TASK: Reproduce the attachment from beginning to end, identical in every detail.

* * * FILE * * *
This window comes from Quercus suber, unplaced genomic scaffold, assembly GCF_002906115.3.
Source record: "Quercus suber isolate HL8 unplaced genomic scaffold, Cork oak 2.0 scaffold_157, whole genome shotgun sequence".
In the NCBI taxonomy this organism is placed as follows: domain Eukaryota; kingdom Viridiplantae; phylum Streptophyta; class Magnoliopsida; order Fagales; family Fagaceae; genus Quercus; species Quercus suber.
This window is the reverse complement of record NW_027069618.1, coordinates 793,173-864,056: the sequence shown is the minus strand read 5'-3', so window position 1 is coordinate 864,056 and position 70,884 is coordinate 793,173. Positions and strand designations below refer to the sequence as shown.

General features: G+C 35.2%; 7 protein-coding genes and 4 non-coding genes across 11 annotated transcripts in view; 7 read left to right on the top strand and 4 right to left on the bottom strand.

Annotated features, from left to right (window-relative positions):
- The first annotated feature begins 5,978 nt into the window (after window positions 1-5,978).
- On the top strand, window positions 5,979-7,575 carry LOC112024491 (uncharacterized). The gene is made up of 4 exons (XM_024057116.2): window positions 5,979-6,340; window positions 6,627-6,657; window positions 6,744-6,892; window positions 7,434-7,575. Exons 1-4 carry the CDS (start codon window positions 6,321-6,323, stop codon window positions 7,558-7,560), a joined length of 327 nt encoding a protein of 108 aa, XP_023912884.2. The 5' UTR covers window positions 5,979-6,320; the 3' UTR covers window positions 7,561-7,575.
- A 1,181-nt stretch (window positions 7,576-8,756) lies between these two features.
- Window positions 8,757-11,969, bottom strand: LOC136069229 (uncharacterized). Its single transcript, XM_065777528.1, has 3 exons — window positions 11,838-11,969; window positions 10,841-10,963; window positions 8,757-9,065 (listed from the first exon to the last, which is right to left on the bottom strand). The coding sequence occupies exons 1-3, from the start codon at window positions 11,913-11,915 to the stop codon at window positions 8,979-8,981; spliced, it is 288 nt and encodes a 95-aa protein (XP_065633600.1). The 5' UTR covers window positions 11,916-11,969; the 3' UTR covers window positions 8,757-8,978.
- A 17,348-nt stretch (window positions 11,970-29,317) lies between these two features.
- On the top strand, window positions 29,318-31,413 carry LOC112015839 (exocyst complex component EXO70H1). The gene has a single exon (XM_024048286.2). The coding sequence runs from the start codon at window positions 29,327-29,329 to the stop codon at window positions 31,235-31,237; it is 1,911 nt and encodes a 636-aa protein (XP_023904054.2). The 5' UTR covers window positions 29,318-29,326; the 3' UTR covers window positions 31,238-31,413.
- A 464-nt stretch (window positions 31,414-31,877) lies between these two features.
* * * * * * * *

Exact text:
This window comes from Quercus suber, unplaced genomic scaffold, assembly GCF_002906115.3.
Source record: "Quercus suber isolate HL8 unplaced genomic scaffold, Cork oak 2.0 scaffold_157, whole genome shotgun sequence".
In the NCBI taxonomy this organism is placed as follows: domain Eukaryota; kingdom Viridiplantae; phylum Streptophyta; class Magnoliopsida; order Fagales; family Fagaceae; genus Quercus; species Quercus suber.
This window is the reverse complement of record NW_027069618.1, coordinates 793,173-864,056: the sequence shown is the minus strand read 5'-3', so window position 1 is coordinate 864,056 and position 70,884 is coordinate 793,173. Positions and strand designations below refer to the sequence as shown.

General features: G+C 35.2%; 7 protein-coding genes and 4 non-coding genes across 11 annotated transcripts in view; 7 read left to right on the top strand and 4 right to left on the bottom strand.

Annotated features, from left to right (window-relative positions):
- The first annotated feature begins 5,978 nt into the window (after window positions 1-5,978).
- On the top strand, window positions 5,979-7,575 carry LOC112024491 (uncharacterized). The gene is made up of 4 exons (XM_024057116.2): window positions 5,979-6,340; window positions 6,627-6,657; window positions 6,744-6,892; window positions 7,434-7,575. Exons 1-4 carry the CDS (start codon window positions 6,321-6,323, stop codon window positions 7,558-7,560), a joined length of 327 nt encoding a protein of 108 aa, XP_023912884.2. The 5' UTR covers window positions 5,979-6,320; the 3' UTR covers window positions 7,561-7,575.
- A 1,181-nt stretch (window positions 7,576-8,756) lies between these two features.
- Window positions 8,757-11,969, bottom strand: LOC136069229 (uncharacterized). Its single transcript, XM_065777528.1, has 3 exons — window positions 11,838-11,969; window positions 10,841-10,963; window positions 8,757-9,065 (listed from the first exon to the last, which is right to left on the bottom strand). The coding sequence occupies exons 1-3, from the start codon at window positions 11,913-11,915 to the stop codon at window positions 8,979-8,981; spliced, it is 288 nt and encodes a 95-aa protein (XP_065633600.1). The 5' UTR covers window positions 11,916-11,969; the 3' UTR covers window positions 8,757-8,978.
- A 17,348-nt stretch (window positions 11,970-29,317) lies between these two features.
- On the top strand, window positions 29,318-31,413 carry LOC112015839 (exocyst complex component EXO70H1). The gene has a single exon (XM_024048286.2). The coding sequence runs from the start codon at window positions 29,327-29,329 to the stop codon at window positions 31,235-31,237; it is 1,911 nt and encodes a 636-aa protein (XP_023904054.2). The 5' UTR covers window positions 29,318-29,326; the 3' UTR covers window positions 31,238-31,413.
- A 464-nt stretch (window positions 31,414-31,877) lies between these two features.